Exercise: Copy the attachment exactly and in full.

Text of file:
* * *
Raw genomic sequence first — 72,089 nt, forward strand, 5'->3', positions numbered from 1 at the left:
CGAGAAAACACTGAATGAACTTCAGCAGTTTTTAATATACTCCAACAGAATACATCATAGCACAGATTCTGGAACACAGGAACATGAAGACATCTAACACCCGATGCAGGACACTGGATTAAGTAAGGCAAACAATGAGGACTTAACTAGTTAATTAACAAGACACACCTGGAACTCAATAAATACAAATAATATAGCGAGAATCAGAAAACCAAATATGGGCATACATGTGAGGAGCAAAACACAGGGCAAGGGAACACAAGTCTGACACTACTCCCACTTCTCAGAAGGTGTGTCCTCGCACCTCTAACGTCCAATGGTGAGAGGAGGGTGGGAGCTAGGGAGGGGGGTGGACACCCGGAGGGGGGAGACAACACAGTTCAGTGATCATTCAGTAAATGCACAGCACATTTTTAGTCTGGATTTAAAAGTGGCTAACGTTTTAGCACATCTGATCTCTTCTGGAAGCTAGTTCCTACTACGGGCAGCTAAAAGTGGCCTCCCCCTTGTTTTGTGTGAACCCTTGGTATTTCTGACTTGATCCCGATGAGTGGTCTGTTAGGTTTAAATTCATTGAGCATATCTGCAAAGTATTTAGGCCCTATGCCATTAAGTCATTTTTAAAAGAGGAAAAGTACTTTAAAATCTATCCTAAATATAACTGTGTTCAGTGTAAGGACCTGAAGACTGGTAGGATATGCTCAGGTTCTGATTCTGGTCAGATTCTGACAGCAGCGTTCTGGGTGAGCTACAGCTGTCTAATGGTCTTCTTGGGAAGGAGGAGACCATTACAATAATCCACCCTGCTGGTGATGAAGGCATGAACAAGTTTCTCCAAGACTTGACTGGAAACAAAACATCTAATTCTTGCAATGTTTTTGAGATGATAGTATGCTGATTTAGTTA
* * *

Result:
Raw genomic sequence first — 72,089 nt, forward strand, 5'->3', positions numbered from 1 at the left:
CGAGAAAACACTGAATGAACTTCAGCAGTTTTTAATATACTCCAACAGAATACATCATAGCACAGATTCTGGAACACAGGAACATGAAGACATCTAACACCCGATGCAGGACACTGGATTAAGTAAGGCAAACAATGAGGACTTAACTAGTTAATTAACAAGACACACCTGGAACTCAATAAATACAAATAATATAGCGAGAATCAGAAAACCAAATATGGGCATACATGTGAGGAGCAAAACACAGGGCAAGGGAACACAAGTCTGACACTACTCCCACTTCTCAGAAGGTGTGTCCTCGCACCTCTAACGTCCAATGGTGAGAGGAGGGTGGGAGCTAGGGAGGGGGGTGGACACCCGGAGGGGGGAGACAACACAGTTCAGTGATCATTCAGTAAATGCACAGCACATTTTTAGTCTGGATTTAAAAGTGGCTAACGTTTTAGCACATCTGATCTCTTCTGGAAGCTAGTTCCTACTACGGGCAGCTAAAAGTGGCCTCCCCCTTGTTTTGTGTGAACCCTTGGTATTTCTGACTTGATCCCGATGAGTGGTCTGTTAGGTTTAAATTCATTGAGCATATCTGCAAAGTATTTAGGCCCTATGCCATTAAGTCATTTTTAAAAGAGGAAAAGTACTTTAAAATCTATCCTAAATATAACTGTGTTCAGTGTAAGGACCTGAAGACTGGTAGGATATGCTCAGGTTCTGATTCTGGTCAGATTCTGACAGCAGCGTTCTGGGTGAGCTACAGCTGTCTAATGGTCTTCTTGGGAAGGAGGAGACCATTACAATAATCCACCCTGCTGGTGATGAAGGCATGAACAAGTTTCTCCAAGACTTGACTGGAAACAAAACATCTAATTCTTGCAATGTTTTTGAGATGATAGTATGCTGATTTAGTTA